Makarov State University of Maritime and Inland Shipping: Speech to cadets on “the role of IMO in providing safe shipping, particularly in the Arctic”

Makarov State University of Maritime and Inland Shipping
19 October 2013
Speech to cadets on “the role of IMO in providing safe shipping, particularly in the Arctic”
By Koji Sekimizu, Secretary-General
International Maritime Organization

Ladies and gentlemen, Cadets,
It is a pleasure to meet you today and I am very grateful for the opportunity to say a few words to you.
I always find it inspirational to see members of the younger generations on the verge of new careers and new challenges, setting out on the voyage of life. It reminds me of the responsibility that we in the slightly older generations have to ensure that the legacy we pass on to them is a good one; a sound one; a sustainable one.
I am a great believer in the value of education and training. Time spent for learning is never time wasted; and in the shipping industry, the need for high-quality, well-trained officers is as great as it has ever been.
IMO is a specialized agency of the United Nations. It became operational in 1959 and, today, has 170 Member States and three Associate Members. A large number of intergovernmental organizations and non-governmental organizations also participate actively in its work.
Because of the international nature of the shipping industry, it has long been recognized that action to improve safety in maritime operations is more effective if carried out at the international level rather than by individual countries acting unilaterally and without coordination.
IMO’s purpose is to ensure that shipping is safe, secure and efficient and that shipping operations are as environment friendly as possible. The nations of the world established IMO as the forum in which they would, together with the industry, develop and maintain a comprehensive regulatory framework for international shipping.
Its mandate was originally limited to safety-related issues, but subsequently its remit has expanded to embrace environmental considerations, legal matters, technical cooperation, issues that affect the overall efficiency of shipping – such as how to deal with stowaways or how a cargo manifest should be transmitted to the authorities ashore; piracy and armed robbery against ships and, most recently, maritime security.
The direct output of IMO’s regulatory work is a comprehensive body of international conventions, supported by literally hundreds of guidelines and recommendations that, between them, govern just about every facet of the shipping industry – from the drawing board to the scrapyard.
It is important to understand that implementation of IMO measures is the responsibility of the Member States. IMO is not a police force; it does not have the mandate or the capacity to put teams of inspectors aboard ships and check their compliance with international standards. It is not “operational” in the sense that it does not get involved in individual incidents and accidents at sea, such as groundings, collisions, explosions etc. It is not a court – although there is an International Tribunal for the Law of the Sea, in Hamburg, but this is established under the United Nations Convention on the Law of the Sea (UNCLOS) which is not an IMO Convention. And it does not get involved with issues such as territorial waters, economic zones or fishing rights. Again, these are regulated by UNCLOS and fall within the remit of other international organizations.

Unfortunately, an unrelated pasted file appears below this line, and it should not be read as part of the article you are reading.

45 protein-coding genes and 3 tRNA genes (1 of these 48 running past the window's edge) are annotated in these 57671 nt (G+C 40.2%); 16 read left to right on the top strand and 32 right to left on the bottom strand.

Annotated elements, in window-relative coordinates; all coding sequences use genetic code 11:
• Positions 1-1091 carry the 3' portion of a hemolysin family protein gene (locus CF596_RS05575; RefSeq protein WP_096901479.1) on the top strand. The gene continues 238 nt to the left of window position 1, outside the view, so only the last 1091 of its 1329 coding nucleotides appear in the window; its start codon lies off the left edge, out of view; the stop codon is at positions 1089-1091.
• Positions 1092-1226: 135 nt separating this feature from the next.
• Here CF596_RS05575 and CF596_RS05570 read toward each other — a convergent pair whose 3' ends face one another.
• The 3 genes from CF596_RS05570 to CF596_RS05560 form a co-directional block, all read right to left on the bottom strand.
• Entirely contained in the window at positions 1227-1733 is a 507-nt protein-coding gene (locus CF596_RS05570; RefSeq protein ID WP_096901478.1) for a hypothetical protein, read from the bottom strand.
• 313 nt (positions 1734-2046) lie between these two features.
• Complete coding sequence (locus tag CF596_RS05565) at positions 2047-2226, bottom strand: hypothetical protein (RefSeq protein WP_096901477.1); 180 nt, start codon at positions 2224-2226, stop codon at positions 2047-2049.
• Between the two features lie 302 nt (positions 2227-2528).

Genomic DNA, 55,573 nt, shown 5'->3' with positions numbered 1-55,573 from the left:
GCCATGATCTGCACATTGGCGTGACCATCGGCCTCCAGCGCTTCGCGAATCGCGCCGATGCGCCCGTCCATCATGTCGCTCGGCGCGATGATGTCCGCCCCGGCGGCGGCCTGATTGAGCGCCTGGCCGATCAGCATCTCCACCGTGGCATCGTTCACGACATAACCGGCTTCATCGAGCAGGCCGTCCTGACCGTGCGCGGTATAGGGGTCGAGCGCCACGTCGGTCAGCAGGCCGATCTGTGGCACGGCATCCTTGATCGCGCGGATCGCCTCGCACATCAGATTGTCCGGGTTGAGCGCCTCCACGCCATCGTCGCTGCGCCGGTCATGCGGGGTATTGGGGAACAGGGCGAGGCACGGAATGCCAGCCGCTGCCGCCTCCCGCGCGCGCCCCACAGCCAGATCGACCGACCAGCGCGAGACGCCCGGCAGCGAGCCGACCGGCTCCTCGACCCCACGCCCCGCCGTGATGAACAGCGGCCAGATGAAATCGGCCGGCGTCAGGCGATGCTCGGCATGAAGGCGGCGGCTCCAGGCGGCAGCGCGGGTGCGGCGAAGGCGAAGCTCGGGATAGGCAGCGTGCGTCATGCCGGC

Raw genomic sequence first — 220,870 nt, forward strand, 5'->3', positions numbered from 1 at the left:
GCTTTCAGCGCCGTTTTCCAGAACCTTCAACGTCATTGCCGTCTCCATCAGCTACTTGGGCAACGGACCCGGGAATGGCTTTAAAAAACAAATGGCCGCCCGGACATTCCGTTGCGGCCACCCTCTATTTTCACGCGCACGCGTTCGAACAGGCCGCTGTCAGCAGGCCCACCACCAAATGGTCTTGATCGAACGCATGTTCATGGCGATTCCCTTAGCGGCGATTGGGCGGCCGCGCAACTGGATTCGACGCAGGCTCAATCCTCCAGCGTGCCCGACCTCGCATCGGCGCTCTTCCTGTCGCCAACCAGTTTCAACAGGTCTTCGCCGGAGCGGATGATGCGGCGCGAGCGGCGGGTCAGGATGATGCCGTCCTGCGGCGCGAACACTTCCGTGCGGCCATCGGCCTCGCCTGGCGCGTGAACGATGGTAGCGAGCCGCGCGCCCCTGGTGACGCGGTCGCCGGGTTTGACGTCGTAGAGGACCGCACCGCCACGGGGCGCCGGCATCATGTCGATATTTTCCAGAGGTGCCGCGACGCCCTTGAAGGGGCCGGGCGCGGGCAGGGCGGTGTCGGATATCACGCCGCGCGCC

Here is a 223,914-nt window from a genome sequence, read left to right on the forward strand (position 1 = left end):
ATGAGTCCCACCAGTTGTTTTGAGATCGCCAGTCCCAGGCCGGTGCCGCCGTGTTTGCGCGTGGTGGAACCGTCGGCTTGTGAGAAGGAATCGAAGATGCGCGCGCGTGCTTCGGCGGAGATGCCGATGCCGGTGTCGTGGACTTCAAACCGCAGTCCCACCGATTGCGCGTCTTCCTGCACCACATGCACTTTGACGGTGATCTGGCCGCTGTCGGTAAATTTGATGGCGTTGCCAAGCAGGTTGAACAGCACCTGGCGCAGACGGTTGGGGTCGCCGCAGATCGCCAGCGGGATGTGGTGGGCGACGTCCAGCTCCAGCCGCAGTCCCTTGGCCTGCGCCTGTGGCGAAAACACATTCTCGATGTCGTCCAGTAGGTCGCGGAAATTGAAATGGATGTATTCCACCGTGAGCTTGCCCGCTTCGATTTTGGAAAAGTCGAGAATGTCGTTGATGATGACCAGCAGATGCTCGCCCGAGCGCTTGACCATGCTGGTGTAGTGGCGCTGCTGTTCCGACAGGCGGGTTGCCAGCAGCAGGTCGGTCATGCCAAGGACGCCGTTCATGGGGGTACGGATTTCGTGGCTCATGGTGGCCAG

Although founded as a strictly technical body, there is no doubt that the political and economic dimensions of the Organization’s work are becoming increasingly influential and we are adapting and changing accordingly. This can be seen in a number of areas, such as the Organization’s work to improve vessel efficiency and, thereby, reduce harmful greenhouse gas emissions from ships into the atmosphere.
An area in which IMO is currently taking a strong lead is in the concept of sustainable maritime development. One of the main outcomes of the UN conference on sustainability, held in Rio de Janeiro last year, was the agreement by UN member States to launch a process to develop Sustainable Development Goals.
Immediately after that conference, I started working on sustainable development in the maritime context. As a first step, I established an internal mechanism to join with our industry partners in developing the concept of a Sustainable Maritime Transportation System – a concept that we launched on World Maritime Day last month – which is available for download on IMO’s website.
The concept of a Sustainable Maritime Transportation System must include not just the operation of ships, but all the activities that are vital to support shipping.  Port operation, traffic management, communication systems, navigation aids, coast guards, search and rescue services, towage and salvage providers are all vital components.